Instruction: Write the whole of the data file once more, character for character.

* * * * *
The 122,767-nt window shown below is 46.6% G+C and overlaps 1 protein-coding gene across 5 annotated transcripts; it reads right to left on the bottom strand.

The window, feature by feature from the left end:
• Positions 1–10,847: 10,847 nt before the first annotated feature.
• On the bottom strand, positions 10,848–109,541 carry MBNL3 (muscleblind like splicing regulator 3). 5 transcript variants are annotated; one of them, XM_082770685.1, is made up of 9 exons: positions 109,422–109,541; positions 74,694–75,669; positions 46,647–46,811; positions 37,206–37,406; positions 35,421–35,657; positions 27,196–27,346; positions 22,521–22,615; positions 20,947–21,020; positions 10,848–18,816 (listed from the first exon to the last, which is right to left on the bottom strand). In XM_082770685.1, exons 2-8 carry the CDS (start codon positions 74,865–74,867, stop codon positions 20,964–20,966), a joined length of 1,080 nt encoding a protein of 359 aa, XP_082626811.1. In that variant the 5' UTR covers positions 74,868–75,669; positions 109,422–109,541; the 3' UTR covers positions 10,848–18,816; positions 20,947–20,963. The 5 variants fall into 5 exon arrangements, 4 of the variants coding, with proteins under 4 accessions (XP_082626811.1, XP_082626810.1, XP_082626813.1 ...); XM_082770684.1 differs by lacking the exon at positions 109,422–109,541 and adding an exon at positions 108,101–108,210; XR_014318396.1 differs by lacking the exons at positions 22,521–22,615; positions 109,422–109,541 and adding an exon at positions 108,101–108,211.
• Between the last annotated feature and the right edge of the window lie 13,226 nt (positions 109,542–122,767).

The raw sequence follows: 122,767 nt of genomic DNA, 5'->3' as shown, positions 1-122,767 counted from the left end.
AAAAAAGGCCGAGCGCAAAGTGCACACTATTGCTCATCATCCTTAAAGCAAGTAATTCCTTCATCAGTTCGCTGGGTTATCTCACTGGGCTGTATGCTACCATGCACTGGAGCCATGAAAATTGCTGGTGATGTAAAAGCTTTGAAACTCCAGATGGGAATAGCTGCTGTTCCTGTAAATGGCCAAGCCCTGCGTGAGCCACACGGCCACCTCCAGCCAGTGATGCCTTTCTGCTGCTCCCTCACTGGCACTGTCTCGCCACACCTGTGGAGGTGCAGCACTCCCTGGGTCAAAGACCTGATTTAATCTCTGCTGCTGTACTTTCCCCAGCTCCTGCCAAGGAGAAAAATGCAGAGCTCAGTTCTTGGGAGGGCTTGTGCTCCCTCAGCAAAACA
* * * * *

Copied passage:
The 122,767-nt window shown below is 46.6% G+C and overlaps 1 protein-coding gene across 5 annotated transcripts; it reads right to left on the bottom strand.

The window, feature by feature from the left end:
• Positions 1–10,847: 10,847 nt before the first annotated feature.
• On the bottom strand, positions 10,848–109,541 carry MBNL3 (muscleblind like splicing regulator 3). 5 transcript variants are annotated; one of them, XM_082770685.1, is made up of 9 exons: positions 109,422–109,541; positions 74,694–75,669; positions 46,647–46,811; positions 37,206–37,406; positions 35,421–35,657; positions 27,196–27,346; positions 22,521–22,615; positions 20,947–21,020; positions 10,848–18,816 (listed from the first exon to the last, which is right to left on the bottom strand). In XM_082770685.1, exons 2-8 carry the CDS (start codon positions 74,865–74,867, stop codon positions 20,964–20,966), a joined length of 1,080 nt encoding a protein of 359 aa, XP_082626811.1. In that variant the 5' UTR covers positions 74,868–75,669; positions 109,422–109,541; the 3' UTR covers positions 10,848–18,816; positions 20,947–20,963. The 5 variants fall into 5 exon arrangements, 4 of the variants coding, with proteins under 4 accessions (XP_082626811.1, XP_082626810.1, XP_082626813.1 ...); XM_082770684.1 differs by lacking the exon at positions 109,422–109,541 and adding an exon at positions 108,101–108,210; XR_014318396.1 differs by lacking the exons at positions 22,521–22,615; positions 109,422–109,541 and adding an exon at positions 108,101–108,211.
• Between the last annotated feature and the right edge of the window lie 13,226 nt (positions 109,542–122,767).

The raw sequence follows: 122,767 nt of genomic DNA, 5'->3' as shown, positions 1-122,767 counted from the left end.
AAAAAAGGCCGAGCGCAAAGTGCACACTATTGCTCATCATCCTTAAAGCAAGTAATTCCTTCATCAGTTCGCTGGGTTATCTCACTGGGCTGTATGCTACCATGCACTGGAGCCATGAAAATTGCTGGTGATGTAAAAGCTTTGAAACTCCAGATGGGAATAGCTGCTGTTCCTGTAAATGGCCAAGCCCTGCGTGAGCCACACGGCCACCTCCAGCCAGTGATGCCTTTCTGCTGCTCCCTCACTGGCACTGTCTCGCCACACCTGTGGAGGTGCAGCACTCCCTGGGTCAAAGACCTGATTTAATCTCTGCTGCTGTACTTTCCCCAGCTCCTGCCAAGGAGAAAAATGCAGAGCTCAGTTCTTGGGAGGGCTTGTGCTCCCTCAGCAAAACA